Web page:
Top row, from left: Cyril, Verona, Philip Henry, Olivia ("Honey"), Cleophas.
Bottom from left: Adelbert, David, Philip F., Rita, Vincent, Marcus, Francis.
Photograph courtesy of Gary Marquard
The Marquard House
by Thomas A. Marquard
The Marquard home at 3260 Warren Road in Cleveland was owned by my grandfather Phil H. Marquard (1868-1942). Starting around 1890 he built thousands of homes in Cleveland and the suburbs but this one was his favorite. My father, Philip F. Marquard (1908-1968) (right) and his eleven siblings, some of their children and assorted relatives, also grew up there or in one of the other three homes on the grounds.
It's nice to hear that so many West Parkers have a special affection for the old homestead. There really is quite a history within those walls and on those grounds. Not just Marquard family history but the history of all those who lived there from the time it was a simple farmhouse in the 1860s up until 2009.
There is also quite a bit of West Park community history associated with the property. The Marquard home and grounds were a natural gathering place for friends and neighbors from 1912-1943. Neighborhood parties, picnics and celebrations took place in the ballroom and on the spacious grounds which included an elaborate playground , tennis courts, bowling alley and theater. Evidently the Christmas and July 4th celebrations were spectacular! The time came when even the house wasn't large enough for some events so my grandfather teamed up with the Regnatz Family to construct a large banquet and catering hall on the property.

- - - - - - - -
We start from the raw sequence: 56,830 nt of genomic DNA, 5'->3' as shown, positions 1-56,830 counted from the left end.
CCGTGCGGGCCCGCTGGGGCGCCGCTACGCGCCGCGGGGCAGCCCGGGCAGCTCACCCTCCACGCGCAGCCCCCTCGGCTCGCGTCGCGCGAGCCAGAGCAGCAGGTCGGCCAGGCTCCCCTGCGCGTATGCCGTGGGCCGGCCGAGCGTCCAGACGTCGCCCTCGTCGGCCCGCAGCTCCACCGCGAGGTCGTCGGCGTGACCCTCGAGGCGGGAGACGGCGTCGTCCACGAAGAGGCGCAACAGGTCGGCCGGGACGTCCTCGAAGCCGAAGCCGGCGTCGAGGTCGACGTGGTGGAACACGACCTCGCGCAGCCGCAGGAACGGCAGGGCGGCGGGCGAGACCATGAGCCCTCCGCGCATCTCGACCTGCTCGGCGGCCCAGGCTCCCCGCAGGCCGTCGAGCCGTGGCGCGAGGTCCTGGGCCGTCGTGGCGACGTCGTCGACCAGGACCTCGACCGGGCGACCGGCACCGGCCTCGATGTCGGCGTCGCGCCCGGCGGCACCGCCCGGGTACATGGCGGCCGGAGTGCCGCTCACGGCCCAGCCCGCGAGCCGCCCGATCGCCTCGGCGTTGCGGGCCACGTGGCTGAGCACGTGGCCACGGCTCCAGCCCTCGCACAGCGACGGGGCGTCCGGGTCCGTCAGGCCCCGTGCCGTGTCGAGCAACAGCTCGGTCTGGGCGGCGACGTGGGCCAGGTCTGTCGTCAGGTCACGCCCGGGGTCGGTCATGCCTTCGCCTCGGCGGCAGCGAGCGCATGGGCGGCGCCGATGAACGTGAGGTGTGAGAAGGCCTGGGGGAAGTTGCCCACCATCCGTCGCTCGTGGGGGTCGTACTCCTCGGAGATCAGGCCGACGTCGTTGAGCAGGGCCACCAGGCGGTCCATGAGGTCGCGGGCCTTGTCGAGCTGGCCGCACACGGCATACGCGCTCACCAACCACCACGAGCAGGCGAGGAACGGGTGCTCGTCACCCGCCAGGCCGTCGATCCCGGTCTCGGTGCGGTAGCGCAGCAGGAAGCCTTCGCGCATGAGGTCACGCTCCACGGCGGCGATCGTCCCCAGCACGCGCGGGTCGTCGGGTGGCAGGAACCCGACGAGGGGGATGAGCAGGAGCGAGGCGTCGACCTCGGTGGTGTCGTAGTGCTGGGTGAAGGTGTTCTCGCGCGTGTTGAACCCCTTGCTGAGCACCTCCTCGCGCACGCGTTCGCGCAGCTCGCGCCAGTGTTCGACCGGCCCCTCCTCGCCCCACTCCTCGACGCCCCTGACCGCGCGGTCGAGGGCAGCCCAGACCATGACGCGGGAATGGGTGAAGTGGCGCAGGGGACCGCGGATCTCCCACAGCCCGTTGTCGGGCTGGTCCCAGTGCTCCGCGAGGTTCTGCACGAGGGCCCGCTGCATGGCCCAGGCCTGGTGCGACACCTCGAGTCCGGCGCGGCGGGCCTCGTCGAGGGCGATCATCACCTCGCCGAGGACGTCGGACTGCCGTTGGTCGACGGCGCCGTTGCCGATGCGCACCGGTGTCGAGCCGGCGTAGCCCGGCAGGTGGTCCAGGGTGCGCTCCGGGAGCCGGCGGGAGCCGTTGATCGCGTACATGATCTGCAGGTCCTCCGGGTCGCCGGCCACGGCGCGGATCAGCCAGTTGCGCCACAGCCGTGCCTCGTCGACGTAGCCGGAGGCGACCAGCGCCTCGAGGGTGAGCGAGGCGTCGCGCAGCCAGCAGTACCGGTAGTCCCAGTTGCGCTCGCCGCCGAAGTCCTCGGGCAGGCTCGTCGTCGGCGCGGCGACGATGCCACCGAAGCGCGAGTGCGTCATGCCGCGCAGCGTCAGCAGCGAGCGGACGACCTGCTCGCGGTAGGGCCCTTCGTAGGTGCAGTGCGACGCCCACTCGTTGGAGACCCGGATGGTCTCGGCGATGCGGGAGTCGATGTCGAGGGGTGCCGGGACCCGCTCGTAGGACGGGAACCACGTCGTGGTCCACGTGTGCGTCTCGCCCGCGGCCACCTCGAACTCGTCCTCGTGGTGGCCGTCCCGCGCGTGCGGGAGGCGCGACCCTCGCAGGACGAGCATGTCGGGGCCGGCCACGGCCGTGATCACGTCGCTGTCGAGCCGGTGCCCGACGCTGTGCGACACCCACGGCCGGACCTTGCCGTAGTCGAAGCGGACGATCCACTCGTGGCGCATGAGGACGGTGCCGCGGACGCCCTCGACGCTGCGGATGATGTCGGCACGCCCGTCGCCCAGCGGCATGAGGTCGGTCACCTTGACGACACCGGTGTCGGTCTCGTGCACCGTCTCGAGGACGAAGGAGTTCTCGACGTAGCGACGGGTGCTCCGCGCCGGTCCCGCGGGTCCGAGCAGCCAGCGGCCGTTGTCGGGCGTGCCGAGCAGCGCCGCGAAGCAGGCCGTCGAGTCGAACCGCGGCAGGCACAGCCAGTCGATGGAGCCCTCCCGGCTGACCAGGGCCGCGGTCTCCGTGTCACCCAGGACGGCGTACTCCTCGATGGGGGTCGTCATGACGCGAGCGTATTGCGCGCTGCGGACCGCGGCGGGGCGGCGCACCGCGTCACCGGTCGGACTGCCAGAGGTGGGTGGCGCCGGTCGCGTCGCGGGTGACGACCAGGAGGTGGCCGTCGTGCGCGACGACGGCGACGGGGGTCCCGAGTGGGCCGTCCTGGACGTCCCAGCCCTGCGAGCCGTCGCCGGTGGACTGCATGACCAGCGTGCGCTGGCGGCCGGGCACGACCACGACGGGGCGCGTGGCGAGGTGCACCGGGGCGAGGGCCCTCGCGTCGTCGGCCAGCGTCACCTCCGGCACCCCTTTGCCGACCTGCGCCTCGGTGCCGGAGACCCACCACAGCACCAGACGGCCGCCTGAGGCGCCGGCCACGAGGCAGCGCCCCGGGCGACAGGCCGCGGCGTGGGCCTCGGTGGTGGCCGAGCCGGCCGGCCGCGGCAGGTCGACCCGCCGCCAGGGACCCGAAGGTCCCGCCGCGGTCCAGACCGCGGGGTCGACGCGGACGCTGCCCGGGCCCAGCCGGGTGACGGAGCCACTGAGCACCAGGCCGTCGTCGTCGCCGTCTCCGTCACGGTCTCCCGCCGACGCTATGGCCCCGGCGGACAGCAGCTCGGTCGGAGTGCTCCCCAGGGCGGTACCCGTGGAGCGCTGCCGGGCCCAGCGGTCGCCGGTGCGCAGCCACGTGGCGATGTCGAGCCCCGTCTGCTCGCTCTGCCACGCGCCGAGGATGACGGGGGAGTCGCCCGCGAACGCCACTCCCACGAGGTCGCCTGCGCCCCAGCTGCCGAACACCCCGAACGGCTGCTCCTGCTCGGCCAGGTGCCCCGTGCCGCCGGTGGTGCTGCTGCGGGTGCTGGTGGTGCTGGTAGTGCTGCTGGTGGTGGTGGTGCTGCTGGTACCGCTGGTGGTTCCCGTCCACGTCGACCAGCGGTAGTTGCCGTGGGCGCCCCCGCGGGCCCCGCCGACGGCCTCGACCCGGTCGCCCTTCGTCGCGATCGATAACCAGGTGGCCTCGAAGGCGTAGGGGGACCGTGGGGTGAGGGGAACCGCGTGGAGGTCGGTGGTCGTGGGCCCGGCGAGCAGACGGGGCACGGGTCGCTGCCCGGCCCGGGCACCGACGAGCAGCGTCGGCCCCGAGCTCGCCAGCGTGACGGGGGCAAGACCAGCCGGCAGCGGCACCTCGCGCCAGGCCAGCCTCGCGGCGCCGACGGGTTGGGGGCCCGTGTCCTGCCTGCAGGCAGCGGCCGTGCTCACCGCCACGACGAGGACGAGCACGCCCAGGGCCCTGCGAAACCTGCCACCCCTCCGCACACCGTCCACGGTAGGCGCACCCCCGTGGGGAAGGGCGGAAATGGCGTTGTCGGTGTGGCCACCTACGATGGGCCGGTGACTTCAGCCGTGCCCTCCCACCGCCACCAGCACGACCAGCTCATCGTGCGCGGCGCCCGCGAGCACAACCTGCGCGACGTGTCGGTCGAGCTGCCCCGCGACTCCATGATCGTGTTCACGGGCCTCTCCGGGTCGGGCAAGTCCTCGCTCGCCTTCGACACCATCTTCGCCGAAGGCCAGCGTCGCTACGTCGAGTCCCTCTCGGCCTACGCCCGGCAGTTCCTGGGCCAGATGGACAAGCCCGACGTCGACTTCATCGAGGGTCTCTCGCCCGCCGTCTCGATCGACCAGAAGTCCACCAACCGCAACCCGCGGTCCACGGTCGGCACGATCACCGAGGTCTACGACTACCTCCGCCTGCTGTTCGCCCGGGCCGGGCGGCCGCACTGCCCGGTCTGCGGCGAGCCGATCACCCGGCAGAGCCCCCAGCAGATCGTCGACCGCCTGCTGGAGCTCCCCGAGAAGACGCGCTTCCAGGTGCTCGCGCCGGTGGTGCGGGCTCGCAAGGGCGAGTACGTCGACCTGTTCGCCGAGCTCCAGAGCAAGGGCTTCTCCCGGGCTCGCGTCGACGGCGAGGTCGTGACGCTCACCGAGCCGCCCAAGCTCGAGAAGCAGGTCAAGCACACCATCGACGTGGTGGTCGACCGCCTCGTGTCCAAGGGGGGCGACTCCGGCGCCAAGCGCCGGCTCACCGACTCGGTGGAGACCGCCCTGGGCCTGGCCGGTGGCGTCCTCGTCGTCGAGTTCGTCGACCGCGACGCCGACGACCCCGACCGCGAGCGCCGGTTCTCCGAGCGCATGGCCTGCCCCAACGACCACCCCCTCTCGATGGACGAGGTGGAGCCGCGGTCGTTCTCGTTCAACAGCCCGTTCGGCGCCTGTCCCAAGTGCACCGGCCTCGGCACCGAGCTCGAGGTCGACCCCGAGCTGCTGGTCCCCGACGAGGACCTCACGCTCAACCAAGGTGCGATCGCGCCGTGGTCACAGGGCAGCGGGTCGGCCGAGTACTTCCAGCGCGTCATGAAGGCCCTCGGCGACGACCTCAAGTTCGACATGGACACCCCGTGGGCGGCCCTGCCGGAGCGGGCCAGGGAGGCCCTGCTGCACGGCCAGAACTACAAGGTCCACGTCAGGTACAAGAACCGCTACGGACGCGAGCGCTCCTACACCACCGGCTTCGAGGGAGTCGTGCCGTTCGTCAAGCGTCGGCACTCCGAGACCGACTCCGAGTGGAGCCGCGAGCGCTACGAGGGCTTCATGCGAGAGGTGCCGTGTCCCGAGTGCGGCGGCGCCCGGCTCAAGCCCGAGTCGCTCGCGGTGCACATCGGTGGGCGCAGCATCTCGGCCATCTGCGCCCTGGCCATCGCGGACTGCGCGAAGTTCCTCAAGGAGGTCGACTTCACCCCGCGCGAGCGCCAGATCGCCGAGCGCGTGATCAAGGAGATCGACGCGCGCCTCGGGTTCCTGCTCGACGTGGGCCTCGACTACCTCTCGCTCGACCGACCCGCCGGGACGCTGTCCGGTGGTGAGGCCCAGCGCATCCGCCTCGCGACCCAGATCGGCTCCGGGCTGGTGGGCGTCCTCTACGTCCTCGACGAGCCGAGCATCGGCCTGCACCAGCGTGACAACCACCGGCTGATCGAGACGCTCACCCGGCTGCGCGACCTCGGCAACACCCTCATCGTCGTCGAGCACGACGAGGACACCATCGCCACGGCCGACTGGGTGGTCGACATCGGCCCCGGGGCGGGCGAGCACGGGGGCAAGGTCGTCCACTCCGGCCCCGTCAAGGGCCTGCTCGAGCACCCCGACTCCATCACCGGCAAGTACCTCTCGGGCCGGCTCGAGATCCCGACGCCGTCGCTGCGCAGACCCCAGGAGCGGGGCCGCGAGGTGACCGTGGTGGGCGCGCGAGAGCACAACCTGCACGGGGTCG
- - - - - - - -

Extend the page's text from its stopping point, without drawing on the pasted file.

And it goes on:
The Great Depression of 1929-1941 and World War II wreaked havoc on the family and the building business. Many of the sons went off to war, the youngest David was killed in action and posthumously awarded the Silver Star for gallantry. In 1942 Phil Marquard died in the house he built and loved. His funeral wake in the home's chapel brought a close to the Marquard history at 3260 Warren Road. The home was sold and converted to 16 apartments for war workers and families continued to rent there for almost the next 70 years.St. Mary's Romanian Orthodox Church now owns the property and it sits cold and empty. For the first time in almost 150 years the sounds of children and families are only echoes of the past. We hope and pray that the Church Board will vote to repair and renovate this historic structure for their use. If saved from the wrecking ball it may be possible for the Church to allow some space in the house for a West Park museum! So many people would be saddened to see it demolished and to lose yet another piece of Cleveland's storied past.
Assuming St. Mary's Board decides to restore the house, our family, of which there are hundreds in the area, along with friends, neighbors, the West Park Historical Society and, of course, the Church, will be conducting fundraisers and looking for volunteers to help in the effort. We would love to count you as one of many friends of the "Big House," as my father and his siblings usually referred to it. We are also looking for stories and old pictures of the place, so if you have any please pass them along. We already have a couple of good ghost tales!